The pay of MP’s is good but unfortunately it goes back to the electorate and that is a fact.  We need to put systems in place that will enhance working of government without the people burdening the MPs. Unfortunately because some of the services are not provided as they should be, a lot of pressure is put on MPs. We are almost going to an era where MP’s do finance private things in people’s homes.

Everything is put upon the MP’s and this has caused us problems. People do think that when you lose a loved one, have weddings an MP should contribute and this has been the practice. I know its African to do it but nobody is given a fund to do this.

What appears to be a good pay ends up being inadequate. I am not saying we should increase our salary but we should be financed adequately.

What we are given are necessities. How do you travel to your constituency without a good vehicle? People are wondering why we are given iPad but we are saving on paper.

On the issue of training, there are claims that the quality of debate by some MP’s in the house is still low

I believe when you do the training, you find out from the members what they want you to focus on. Having been there, I have noticed that the initial induction is not enough.  Our bibles in Parliament are the Constitution and the Rules of Procedure which are alien to most of us. Someone may not know how to apply them. Some of the things you realize after going through the practicalities of seating in the house.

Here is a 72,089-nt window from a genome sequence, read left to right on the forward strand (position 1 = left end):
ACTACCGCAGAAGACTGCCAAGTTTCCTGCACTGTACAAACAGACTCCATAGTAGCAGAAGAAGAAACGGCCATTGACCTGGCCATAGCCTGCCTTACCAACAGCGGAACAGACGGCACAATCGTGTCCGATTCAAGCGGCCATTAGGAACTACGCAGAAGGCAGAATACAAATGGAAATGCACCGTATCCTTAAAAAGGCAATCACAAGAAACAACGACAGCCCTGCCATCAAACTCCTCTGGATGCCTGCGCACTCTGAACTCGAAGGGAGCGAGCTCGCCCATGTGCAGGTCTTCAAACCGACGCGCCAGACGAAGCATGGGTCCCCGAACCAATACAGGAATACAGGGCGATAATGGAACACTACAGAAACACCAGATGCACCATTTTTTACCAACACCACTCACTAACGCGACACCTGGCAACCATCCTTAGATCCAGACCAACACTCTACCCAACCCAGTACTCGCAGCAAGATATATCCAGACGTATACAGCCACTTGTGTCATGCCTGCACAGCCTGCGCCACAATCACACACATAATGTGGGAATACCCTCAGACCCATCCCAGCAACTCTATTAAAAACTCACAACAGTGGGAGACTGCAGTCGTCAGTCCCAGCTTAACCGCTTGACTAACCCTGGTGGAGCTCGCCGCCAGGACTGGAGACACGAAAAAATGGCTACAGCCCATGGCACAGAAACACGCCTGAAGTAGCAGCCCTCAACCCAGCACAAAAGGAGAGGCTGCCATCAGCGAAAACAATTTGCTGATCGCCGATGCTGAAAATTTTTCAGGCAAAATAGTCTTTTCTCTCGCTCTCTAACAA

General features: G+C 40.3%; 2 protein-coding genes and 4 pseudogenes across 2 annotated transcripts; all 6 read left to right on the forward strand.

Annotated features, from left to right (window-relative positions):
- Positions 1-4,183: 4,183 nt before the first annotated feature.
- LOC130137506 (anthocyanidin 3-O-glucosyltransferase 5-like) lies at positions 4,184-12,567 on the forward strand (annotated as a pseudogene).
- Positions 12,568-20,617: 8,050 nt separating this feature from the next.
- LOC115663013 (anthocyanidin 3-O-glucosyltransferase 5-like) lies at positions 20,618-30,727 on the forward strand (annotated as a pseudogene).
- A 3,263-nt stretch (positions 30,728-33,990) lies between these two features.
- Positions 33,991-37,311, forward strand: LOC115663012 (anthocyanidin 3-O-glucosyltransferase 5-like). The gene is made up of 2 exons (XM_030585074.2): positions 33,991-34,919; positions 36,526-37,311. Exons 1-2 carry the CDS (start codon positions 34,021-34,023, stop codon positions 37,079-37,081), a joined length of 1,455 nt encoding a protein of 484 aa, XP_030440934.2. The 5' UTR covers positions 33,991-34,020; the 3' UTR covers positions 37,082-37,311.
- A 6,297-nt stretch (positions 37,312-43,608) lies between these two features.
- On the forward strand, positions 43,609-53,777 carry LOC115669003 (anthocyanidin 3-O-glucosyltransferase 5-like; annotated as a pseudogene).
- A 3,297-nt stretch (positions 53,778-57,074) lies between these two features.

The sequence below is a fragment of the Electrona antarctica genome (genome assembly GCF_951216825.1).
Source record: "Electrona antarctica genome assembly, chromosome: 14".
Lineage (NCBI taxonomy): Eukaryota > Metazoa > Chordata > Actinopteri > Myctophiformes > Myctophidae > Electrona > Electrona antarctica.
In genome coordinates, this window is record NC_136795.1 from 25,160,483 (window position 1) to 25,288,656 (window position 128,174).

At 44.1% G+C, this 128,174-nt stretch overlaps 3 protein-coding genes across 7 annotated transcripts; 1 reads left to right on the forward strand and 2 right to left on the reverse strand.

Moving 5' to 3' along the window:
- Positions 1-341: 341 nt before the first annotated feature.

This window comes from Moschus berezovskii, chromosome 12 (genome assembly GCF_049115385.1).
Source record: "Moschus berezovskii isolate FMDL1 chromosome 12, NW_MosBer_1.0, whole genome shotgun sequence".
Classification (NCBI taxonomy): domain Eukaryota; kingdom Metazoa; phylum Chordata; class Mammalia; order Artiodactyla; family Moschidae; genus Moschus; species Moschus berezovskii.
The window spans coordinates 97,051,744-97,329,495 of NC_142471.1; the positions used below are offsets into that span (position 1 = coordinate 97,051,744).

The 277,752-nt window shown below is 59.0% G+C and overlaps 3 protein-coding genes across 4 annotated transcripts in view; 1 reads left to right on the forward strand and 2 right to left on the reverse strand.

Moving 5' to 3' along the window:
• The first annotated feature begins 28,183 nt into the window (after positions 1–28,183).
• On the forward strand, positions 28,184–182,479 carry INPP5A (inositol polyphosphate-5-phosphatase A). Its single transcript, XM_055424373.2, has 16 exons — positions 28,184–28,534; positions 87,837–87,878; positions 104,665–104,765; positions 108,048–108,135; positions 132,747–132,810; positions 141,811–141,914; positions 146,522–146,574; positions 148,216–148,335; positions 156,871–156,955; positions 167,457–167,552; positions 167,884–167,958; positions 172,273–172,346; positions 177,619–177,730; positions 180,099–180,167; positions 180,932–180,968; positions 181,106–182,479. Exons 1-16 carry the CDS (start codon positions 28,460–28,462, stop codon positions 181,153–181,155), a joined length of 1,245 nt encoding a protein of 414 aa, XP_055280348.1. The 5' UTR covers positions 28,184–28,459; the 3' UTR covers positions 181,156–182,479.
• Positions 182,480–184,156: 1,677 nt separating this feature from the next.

If you got a refresher induction after some stay in parliament, it would be wonderful.

There are MP who after being voted in the house are never heard or seen. The 11nth parliament has over 450 MP’s in the house, if you are voted Deputy Speaker how will you ensure each MP at least gets to speak on the floor of the house?

There is already enough in the rules and then in the law. If you don’t attend 15 consecutive seating’s then the Speaker can call you to ask you. When someone is absent from the house, you need to give them the opportunity to explain why they are absent. Is it habitual, is the person sick? Is it due to an eventuality? I don’t think someone intends to just absent themselves.